Friday, June 10, 2016

What, exactly, is marriage for? And why be married?

Genesis 2:18-24
In the name of the Father, Son, and Holy Spirit. Amen.

Marriage is a covenant involving three parties: God, a man, and a woman.

Covenant is a word we don’t use very often these days, but from the standpoint of Scripture, it’s a word that means a relationship backed by commitments. In marriage, those commitments come from God and from the man and the woman.

Like the covenant that God makes with us in Holy Baptism, when He adopts us as His children and pledges to never give up on us, the commitment made by God to those who marry in the name of the Father, Son, and Holy Spirit, is ironclad.

The promise that God made through Moses to His covenant people in Deuteronomy 31:6, is the promise that He makes to you today, Ben and Jill, as you enter a marriage covenant with God today: “Be strong and courageous. Do not be afraid or terrified...for the Lord your God goes with you; he will never leave you nor forsake you.”

The problem, of course, is that while God is always reliable, we human beings can be less than that.

We sometimes fudge on our commitments.

Or become less than diligent in keeping them.

Or we take each other for granted.

Or we look for escape hatches.

Or one partner tries to be "in charge."

Or we turn our marriages into boxing matches.

Because of the humanity of the men and women in marriage covenants, many people, including Christians, have given up on marriage altogether.

Why did God create marriage?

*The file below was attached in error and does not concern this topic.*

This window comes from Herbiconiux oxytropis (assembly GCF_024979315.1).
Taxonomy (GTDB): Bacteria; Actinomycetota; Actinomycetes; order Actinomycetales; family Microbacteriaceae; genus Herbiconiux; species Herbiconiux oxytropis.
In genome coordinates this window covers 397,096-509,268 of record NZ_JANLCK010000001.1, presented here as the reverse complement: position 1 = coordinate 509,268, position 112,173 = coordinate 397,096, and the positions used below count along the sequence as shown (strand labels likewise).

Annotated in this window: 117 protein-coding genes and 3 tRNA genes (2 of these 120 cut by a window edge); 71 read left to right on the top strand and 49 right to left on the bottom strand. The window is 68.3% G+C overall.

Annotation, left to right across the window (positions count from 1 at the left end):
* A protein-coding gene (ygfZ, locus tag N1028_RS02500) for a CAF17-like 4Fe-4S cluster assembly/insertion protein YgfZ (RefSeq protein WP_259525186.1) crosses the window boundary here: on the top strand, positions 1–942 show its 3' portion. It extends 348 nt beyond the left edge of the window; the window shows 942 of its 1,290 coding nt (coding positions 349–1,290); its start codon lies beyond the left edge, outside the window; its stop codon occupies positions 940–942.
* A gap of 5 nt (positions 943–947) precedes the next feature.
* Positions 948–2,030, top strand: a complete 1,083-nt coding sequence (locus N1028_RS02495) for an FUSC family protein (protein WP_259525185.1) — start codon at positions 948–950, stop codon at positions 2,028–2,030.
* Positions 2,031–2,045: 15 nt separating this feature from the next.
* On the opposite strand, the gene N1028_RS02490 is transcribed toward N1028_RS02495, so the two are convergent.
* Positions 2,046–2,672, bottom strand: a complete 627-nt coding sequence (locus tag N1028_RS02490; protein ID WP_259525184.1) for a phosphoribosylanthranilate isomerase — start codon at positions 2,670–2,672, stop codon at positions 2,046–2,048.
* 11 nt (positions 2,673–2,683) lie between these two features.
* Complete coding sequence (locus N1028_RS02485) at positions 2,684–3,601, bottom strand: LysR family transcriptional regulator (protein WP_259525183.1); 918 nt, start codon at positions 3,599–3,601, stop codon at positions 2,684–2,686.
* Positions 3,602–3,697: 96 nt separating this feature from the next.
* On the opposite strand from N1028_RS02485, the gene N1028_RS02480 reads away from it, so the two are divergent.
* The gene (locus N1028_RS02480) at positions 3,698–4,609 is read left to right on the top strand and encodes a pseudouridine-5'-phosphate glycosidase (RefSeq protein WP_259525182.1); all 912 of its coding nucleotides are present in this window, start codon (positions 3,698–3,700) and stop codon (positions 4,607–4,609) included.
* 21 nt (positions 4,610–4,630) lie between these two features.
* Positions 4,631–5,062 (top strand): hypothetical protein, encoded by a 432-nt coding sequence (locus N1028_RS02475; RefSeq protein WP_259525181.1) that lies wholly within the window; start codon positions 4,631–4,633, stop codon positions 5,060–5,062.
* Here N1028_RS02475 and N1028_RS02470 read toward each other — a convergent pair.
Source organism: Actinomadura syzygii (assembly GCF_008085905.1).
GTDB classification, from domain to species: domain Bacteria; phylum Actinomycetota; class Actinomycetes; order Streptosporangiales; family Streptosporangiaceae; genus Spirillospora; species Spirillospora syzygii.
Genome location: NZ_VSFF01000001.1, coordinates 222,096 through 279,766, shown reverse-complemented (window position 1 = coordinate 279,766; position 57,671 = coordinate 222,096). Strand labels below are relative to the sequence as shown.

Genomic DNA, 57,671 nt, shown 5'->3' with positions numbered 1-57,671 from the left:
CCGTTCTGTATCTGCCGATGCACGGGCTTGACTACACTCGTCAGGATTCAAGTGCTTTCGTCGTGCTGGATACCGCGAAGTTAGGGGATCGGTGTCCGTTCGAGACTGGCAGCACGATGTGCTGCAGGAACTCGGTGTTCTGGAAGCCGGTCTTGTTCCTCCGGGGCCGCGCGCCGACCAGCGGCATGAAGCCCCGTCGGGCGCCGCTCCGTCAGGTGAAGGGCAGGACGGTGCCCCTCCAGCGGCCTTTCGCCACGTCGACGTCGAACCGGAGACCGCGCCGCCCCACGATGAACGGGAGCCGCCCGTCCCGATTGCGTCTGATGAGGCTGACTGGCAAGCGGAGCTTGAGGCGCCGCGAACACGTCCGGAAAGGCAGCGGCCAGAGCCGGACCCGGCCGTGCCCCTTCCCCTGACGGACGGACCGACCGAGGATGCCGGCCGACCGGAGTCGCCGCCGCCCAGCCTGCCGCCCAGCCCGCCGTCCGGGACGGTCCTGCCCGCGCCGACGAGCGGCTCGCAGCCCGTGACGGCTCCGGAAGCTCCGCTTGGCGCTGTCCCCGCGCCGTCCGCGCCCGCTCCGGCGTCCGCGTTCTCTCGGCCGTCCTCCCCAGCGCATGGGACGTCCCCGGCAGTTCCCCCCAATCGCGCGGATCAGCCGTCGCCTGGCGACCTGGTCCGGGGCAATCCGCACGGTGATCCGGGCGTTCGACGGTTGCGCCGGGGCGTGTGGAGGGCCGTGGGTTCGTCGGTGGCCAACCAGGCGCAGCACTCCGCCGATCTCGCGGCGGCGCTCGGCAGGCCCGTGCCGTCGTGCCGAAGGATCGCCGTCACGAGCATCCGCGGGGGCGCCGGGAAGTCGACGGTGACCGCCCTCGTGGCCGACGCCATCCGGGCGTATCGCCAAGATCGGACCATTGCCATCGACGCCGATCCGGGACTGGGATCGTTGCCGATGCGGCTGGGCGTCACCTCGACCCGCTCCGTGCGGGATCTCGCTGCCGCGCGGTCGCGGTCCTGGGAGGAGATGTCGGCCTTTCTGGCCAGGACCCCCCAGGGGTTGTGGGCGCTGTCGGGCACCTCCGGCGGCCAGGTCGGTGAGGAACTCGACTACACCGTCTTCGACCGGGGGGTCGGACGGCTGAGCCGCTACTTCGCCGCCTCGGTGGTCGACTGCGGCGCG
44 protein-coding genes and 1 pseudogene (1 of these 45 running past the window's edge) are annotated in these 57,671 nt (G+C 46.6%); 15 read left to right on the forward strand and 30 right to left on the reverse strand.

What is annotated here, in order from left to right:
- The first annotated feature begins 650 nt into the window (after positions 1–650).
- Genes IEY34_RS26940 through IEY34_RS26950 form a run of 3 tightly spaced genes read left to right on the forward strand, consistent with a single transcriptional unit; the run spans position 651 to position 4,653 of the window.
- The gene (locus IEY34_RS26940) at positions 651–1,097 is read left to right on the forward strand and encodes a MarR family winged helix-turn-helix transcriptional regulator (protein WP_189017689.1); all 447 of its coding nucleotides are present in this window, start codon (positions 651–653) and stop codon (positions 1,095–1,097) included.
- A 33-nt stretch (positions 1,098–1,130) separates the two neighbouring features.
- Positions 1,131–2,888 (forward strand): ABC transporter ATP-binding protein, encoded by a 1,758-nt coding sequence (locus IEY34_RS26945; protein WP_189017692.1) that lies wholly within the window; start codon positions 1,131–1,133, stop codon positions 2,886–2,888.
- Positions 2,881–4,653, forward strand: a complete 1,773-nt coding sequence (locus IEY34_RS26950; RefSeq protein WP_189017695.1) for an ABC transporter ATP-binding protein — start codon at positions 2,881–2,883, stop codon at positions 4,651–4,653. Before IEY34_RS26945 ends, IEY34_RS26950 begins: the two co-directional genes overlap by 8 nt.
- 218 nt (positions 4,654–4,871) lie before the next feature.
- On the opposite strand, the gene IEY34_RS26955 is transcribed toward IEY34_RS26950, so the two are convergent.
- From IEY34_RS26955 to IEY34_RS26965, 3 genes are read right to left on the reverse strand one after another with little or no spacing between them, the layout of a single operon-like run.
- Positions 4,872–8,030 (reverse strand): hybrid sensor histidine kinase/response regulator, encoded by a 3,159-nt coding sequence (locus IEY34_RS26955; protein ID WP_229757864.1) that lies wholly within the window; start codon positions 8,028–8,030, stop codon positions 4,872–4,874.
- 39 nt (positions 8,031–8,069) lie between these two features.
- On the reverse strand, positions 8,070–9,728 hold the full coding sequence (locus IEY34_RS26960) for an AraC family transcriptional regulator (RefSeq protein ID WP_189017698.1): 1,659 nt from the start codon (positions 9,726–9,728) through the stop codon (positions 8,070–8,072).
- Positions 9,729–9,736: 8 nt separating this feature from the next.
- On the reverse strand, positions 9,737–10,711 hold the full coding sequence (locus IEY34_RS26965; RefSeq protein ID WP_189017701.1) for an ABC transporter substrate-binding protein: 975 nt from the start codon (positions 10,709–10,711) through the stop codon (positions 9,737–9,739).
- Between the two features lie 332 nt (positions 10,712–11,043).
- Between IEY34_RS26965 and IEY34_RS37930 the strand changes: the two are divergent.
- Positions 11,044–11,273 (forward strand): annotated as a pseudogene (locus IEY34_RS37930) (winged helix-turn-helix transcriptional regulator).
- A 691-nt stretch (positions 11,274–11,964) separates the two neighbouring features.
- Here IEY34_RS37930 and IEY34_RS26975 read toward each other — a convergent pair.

And why should you enter your own marriage, Ben and Jill, with anticipation?

A clue in answering those questions, I think, can be found in Genesis 2:18-24. There, we’re told about how God created the first woman and the first marriage. Verse 18 says: “Then the Lord God said, ‘It is not good that the man should be alone; I will make him a helper fit for him.’”

We were made for relationships and for intimate relationships.

The Bible says that we were made in the image of a triune God, one God in three persons, Who for all eternity has lived in a relationship of intimacy and mutual self-sacrifice, of mutual care.

God knows that thinking, feeling beings need relationships with other thinking, feeling beings.

That’s why God made us: So that His overabundant love could give us life and so that we could know and be known by God.

But God also knows that we aren’t spirits. We’re flesh and blood. It helps us to remember that God is there and that God loves us, that God forgives the repentant, that God gives new life to those who die to themselves--taking up their crosses and pouring themselves out for others, when God brings us other human beings to love and be loved in a relationship of enduring commitment, a covenant with another human being who is both like us and different at the same time.

God made marriage to be a foretaste of the pure and eternal relationship we will enjoy with Him and with all who repent and believe in Jesus Christ beyond the gates of death. In that sense, good, Christian marriages can be a kind of preview of coming attractions!